next up previous contents
Next: Task 5.4: Future Development Up: Algorithms for Dimension Reduction Previous: Experiments

Non Linear Discriminant Analysis

Discriminant features are often computed by applying a Linear Discriminant Analysis (LDA) on sequences of acoustic vectors. LDA extracts, from these sequences, a set of discriminant parameters maximizing the class separability by designing a linear transformation that projects a n-dimensional space on a m-dimensional space (m<n). Previous works show that application of LDA to speech recognition problems increases performance ([26], [27], [28]) and robustness against some types of noises [29]. Here, we propose a method for extracting discriminant parameters using Artificial Neural Networks (ANN) and more particularly Multilayer Perceptrons (MLP). ANN are indeed powerful tools that can be trained to solve complex nonlinear classification problems. Each hidden layer of feed-forward networks computes its outputs as a nonlinear transformation of its inputs, so that we can consider that each hidden layer proposes an internal representation of the input signal that prepares the signal to the classification task. Therefore, such a representation can be seen as a nonlinear discriminant analysis (NLDA) of the input features and provides an alternative to classical speech features (MFCC, LPC-cepstrum, RASTA-PLP cepstrum, ...).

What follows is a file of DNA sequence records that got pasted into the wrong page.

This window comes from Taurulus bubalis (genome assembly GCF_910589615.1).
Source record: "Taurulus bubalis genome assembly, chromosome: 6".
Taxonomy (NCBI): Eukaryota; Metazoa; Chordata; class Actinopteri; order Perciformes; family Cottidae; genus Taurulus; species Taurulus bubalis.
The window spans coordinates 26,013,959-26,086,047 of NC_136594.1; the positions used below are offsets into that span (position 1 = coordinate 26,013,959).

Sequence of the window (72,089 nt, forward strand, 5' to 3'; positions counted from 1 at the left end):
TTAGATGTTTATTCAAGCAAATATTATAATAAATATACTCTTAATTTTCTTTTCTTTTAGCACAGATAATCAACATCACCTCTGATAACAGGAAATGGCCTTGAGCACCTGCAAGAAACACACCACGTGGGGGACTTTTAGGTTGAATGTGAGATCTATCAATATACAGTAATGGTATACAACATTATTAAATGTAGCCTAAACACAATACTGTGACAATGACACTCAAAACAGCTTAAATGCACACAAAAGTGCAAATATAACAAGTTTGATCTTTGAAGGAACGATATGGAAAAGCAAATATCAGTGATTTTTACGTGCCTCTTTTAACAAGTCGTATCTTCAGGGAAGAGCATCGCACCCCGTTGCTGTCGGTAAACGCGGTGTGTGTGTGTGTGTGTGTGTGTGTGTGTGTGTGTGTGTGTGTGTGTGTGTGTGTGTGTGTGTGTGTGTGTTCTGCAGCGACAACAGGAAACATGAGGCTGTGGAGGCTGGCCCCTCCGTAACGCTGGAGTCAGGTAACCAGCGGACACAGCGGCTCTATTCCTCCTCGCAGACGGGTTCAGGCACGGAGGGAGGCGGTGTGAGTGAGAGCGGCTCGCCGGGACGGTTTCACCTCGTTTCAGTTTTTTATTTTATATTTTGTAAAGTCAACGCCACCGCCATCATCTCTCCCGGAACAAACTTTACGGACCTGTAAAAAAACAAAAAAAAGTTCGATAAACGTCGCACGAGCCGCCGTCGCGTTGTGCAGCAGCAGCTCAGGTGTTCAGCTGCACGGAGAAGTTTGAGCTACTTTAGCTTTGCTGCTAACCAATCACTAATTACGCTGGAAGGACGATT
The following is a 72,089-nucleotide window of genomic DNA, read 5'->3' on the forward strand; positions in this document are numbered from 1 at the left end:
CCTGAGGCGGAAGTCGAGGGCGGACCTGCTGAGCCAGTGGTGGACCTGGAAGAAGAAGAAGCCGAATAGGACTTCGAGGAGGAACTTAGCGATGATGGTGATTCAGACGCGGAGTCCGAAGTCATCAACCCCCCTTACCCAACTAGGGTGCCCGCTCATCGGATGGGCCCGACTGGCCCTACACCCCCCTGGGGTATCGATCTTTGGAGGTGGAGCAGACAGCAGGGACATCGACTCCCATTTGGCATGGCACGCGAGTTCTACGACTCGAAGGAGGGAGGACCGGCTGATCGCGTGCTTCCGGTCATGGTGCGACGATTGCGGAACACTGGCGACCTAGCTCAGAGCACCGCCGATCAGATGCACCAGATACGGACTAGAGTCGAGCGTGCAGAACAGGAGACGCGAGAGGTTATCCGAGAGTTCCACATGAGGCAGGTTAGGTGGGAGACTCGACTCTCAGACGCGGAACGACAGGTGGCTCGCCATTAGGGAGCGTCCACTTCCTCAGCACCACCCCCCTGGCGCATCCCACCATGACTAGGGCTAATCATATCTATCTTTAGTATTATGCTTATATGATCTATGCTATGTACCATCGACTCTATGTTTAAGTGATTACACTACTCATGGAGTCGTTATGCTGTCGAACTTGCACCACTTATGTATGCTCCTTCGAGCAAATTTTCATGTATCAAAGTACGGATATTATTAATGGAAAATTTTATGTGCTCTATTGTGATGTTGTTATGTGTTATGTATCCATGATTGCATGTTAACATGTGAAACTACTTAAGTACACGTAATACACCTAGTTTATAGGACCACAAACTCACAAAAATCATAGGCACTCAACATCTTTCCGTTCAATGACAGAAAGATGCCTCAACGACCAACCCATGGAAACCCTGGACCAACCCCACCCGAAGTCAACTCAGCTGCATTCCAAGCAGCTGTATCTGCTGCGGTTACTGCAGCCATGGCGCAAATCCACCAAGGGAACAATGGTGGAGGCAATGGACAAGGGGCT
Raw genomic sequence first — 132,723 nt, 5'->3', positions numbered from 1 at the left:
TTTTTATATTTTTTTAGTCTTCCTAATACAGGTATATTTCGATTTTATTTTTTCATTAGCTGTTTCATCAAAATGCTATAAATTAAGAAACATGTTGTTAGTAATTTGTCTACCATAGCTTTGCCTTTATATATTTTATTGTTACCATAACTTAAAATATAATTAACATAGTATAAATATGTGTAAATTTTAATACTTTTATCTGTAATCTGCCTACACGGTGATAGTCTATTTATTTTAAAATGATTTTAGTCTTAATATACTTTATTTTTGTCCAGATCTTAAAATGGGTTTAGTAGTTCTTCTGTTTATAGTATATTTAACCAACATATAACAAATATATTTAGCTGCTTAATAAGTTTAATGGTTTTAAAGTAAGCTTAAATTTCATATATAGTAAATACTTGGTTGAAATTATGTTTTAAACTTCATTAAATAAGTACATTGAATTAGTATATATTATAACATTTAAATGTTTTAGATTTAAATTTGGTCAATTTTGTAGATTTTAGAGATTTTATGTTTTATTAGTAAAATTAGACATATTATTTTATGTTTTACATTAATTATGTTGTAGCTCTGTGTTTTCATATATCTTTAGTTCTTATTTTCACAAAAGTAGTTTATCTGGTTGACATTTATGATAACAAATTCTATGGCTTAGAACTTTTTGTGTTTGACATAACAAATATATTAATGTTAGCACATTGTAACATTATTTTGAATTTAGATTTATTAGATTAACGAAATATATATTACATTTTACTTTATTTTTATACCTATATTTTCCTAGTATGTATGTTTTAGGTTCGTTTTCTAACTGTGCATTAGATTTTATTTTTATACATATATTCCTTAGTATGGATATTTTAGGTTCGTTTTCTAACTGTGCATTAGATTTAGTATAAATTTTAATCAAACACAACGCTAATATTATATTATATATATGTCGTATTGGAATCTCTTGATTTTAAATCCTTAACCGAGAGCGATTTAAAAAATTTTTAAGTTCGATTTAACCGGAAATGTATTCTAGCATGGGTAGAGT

Nonlinear discriminant analysis can then be achieved by designing a MLP where the number of nodes contained in the last hidden layer is inferior to the number of input nodes. Based on this architecture, the hidden layer will act as a bottle-neck both decreasing redundancy from the input layer and extracting relevant information for the classification.

One could worry about the possibility to train efficiently a neural network designed with a small number of hidden nodes. Practically, training such ANN will be efficient only for simple tasks. A better way to train ANN containing a bottle-neck is to introduce a second hidden layer containing a high number of neurons. Once the neural network has been trained, we expect that the outputs of the last hidden layer will provide us with discriminant features that will be fed to a classical recognizer (discrete HMM, Multi-gaussian HMM, hybrid HMM/MLP, ...). The so-defined features gather the following advantages :

Tests have been conducted on both a continuous densities HMM recognizer (CDHMM) and a hybrid HMM/MLP recognizer, on the PHONEBOOK database [25].

Recognition results are presented in table 5.4 for continuous densities HMM and in table 5.5 for the hybrid HMM/MLP recognizers. Differences of performance between CDHMM and hybrid HMM/ANN can be explained by the fact that we only trained context independent phone models and that a minimum duration of phone models was imposed for the hybrid systems and not for CDHMM.

In our experiments, we first try to extract NLDA parameters from a single hidden layer MLP (NLDA-234-38-47). Corresponding results indicate clearly that this structure is inefficient due to the reduced size of the MLP that is unable to estimate reliable posterior probabilities. Experiments with two hidden layer MLP show that improvement on the continuous densities recognizer is quite significant (about 25% reduction of the error rate) on both test sets. This could be explained by the fact that gaussians have diagonal covariance matrices which supposes that the parameters of the feature vectors are decorrelated. The MLP used for NLDA probably decorrelates the parameters to extract a maximum of information matching the assumption of diagonal covariance matrices. To verify this assumption we compared the correlation coefficients of RASTA-PLP parameters and NLDA parameters as following: